As the winter recedes, our thoughts turn towards seeds! Many folks shopping at the co-op in the last few weeks have been asking us how to start seeds inside. Here are some great tips and helpful hints.
You will need a south or east facing window for your seedlings to get the light they'll need. Even if you have a sunny window, many gardeners prefer to grow seedlings under artificial lighting to know that their aspiring plants are getting an even distribution of lighting for a specified length of time.
My experience with growing seedlings has used sunlight from a south facing window, so this seedling advice is based on that. (For a sense of what lighting costs, there is a two-foot long fluorescent grow light fixture for sale at homedepot.com for under $30. It is recommended that the light is adjustable by height and suspended one to two inches above your seedling pots to begin. As seedlings grow, the light needs to be moved further away accordingly.)
Any container that is two to three inches tall is suitable. Some people save yogurt cups or last year's small plant containers. Other people prefer peat pots or seedling tray systems available at hardware stores or garden centers. I've always used a variety of saved containers that sit in a shallow plastic bin. The important factor in whatever you use is that there are holes in the bottom so that water can drain out. Poke three to four holes as needed in collected containers. You will need to cover your planted seeds loosely with saran wrap or other transparent plastic sheeting until seedlings are up. I've used a sheet of plexiglass with good results, but it is good to have saran wrap or plastic sheeting handy since not all seeds germinate at the same rate.
According to the UMN extension, a good soil mixture is two parts loam, one part sand, and one part organic matter. Luckily, garden stores sell pre-mixed bags of soil that are specifically for starting seeds indoors.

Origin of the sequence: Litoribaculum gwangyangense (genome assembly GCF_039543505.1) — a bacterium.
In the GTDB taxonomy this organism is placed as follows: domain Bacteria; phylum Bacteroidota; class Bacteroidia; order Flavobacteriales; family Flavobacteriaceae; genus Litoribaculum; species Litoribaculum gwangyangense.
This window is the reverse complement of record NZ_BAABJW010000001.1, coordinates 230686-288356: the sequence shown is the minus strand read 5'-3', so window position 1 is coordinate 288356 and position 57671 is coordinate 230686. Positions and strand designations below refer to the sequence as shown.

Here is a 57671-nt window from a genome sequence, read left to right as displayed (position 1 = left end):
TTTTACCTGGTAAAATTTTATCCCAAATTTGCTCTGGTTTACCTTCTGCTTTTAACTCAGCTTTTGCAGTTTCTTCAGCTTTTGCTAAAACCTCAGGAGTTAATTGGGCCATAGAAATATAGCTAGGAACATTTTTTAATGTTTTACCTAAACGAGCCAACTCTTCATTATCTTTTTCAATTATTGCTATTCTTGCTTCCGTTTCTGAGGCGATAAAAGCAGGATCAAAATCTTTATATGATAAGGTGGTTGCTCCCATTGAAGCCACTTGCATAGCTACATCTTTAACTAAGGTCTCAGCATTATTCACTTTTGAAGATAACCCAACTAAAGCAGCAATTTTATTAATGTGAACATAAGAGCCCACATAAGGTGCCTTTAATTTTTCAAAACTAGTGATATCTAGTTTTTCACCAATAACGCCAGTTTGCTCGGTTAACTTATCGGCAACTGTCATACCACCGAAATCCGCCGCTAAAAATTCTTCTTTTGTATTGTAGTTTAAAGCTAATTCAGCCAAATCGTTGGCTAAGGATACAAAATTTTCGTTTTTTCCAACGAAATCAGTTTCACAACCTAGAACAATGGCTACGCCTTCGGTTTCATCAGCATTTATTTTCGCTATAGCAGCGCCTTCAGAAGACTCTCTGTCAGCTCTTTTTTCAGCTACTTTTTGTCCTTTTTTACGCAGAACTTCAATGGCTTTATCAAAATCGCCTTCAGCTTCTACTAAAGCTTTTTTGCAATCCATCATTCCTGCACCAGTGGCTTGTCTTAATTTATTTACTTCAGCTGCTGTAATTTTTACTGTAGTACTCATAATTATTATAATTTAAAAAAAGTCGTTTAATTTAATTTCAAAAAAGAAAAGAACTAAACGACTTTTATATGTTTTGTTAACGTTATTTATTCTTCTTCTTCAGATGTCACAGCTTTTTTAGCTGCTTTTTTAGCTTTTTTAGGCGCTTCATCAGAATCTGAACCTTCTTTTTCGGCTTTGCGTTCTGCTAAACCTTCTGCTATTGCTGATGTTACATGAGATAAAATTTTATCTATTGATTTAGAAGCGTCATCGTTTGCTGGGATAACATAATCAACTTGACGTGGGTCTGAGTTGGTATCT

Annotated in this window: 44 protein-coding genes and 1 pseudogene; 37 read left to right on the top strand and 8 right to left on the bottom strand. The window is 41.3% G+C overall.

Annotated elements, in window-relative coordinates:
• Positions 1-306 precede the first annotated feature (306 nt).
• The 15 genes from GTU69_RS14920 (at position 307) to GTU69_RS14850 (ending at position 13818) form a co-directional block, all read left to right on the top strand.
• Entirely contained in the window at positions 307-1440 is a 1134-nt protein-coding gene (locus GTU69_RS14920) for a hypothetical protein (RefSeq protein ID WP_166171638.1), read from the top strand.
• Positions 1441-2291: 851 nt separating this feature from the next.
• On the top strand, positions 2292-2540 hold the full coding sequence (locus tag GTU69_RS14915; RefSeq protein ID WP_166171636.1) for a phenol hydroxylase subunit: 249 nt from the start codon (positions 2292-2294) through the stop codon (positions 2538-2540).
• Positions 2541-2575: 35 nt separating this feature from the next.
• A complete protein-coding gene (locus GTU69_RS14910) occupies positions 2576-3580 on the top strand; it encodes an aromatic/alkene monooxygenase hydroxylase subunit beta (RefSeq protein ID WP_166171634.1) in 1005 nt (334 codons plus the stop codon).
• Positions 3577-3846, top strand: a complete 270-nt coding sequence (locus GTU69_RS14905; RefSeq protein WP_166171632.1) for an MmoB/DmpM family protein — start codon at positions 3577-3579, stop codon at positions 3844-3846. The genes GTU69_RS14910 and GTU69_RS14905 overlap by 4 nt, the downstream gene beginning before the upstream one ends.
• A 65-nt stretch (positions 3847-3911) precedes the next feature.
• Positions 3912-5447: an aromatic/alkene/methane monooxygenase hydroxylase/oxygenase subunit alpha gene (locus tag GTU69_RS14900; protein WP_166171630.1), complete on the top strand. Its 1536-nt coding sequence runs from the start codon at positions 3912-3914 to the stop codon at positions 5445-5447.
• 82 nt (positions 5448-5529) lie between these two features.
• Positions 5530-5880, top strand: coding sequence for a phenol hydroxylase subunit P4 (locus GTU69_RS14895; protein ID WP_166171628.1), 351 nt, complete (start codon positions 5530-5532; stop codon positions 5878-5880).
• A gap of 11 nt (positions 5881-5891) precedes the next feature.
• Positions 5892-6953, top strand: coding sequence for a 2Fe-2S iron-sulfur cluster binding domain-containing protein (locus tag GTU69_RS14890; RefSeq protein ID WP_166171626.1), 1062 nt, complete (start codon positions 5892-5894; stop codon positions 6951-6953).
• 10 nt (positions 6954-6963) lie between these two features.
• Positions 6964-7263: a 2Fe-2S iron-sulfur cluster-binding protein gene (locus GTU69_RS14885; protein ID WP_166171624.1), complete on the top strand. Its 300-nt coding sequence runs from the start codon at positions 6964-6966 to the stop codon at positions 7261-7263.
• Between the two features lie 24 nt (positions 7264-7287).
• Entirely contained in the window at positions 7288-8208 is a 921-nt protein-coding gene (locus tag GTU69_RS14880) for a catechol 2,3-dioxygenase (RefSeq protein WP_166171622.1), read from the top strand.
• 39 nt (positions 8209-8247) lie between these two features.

A Seedling Plan
It's so fun to choose what you want to grow and it's also easy to get carried away! Available gardening space may dictate how much you can grow, so it's important to plan accordingly for the space you have.
To get organized around what to plant when, organize your seed packs according to when they should be planted.
Most of the food plants I've started indoors are “warm weather crops” such as tomatoes, eggplant, and peppers. These need a longer growing season so it's nice to get a head start especially when craving spring. I've started some “cool season crops” such as lettuce, spinach, peas, and kale indoors and transplanted them into my garden, but these can also be direct seeded into the garden – as I do with carrots and radishes. Some examples of other cool season crops that can be started indoors are cauliflower, cabbage, onions, and broccoli.
Don't forget flowers and herbs as well! My favorites to start indoors are nasturtium, bee balm, and basil.
Other Seedling Planting Tips:
- Before filling your containers, mix soil with some water first so that it's moist but not muddy. This will provide a good environment for your seeds to start so you won't risk washing them away. This can easily happen when watering dry soil.
- Mind the instructions for seed planting depths. I've been somewhat haphazard in the past and have noticed that it definitely makes a difference in how seeds germinate and grow.
- Plant 2–3 seeds per pot – some may be duds, and if not, they can be thinned or separated and replanted.
- Label and date your containers! It's very easy to lose track of what's what once the seeds are planted. I use a sharpie and write directly on containers. Another option is to draw a diagram on paper.
- If seedlings start looking “leggy,” as if they are working too hard to get enough sun, it's likely that they need more light regularly. This is often why gardeners choose artificial lighting. I've read that it's recommended to light seedlings for 15 hours per day!
- Incorporating the use of a small fan helps keep your seedlings properly aerated once they've sprouted. Over watering your seedlings is very problematic. Try to keep your soil moist, but not soggy or muddy.
- When seedlings look like they are outgrowing their pot but it's still too early in the season to plant outdoors, transplant them to a larger container so the roots have more room.
- Before planting seedlings in a planter or garden space, they need to be introduced to the climate of the outdoors slowly. This is called “hardening off.” Give your seedlings short doses of the outdoors – a couple hours at a time, gradually longer over the course of a week to 10 days. An outdoor porch or cool garage works.
Many seeds for both vegetables and flowers are currently already available at the co-op. For those of you who prefer starter plants, be sure to mark your calendar for Mayfest, starting Friday May 12th, our annual plant sale kick off event!
~ By Alex Newby, Produce Lead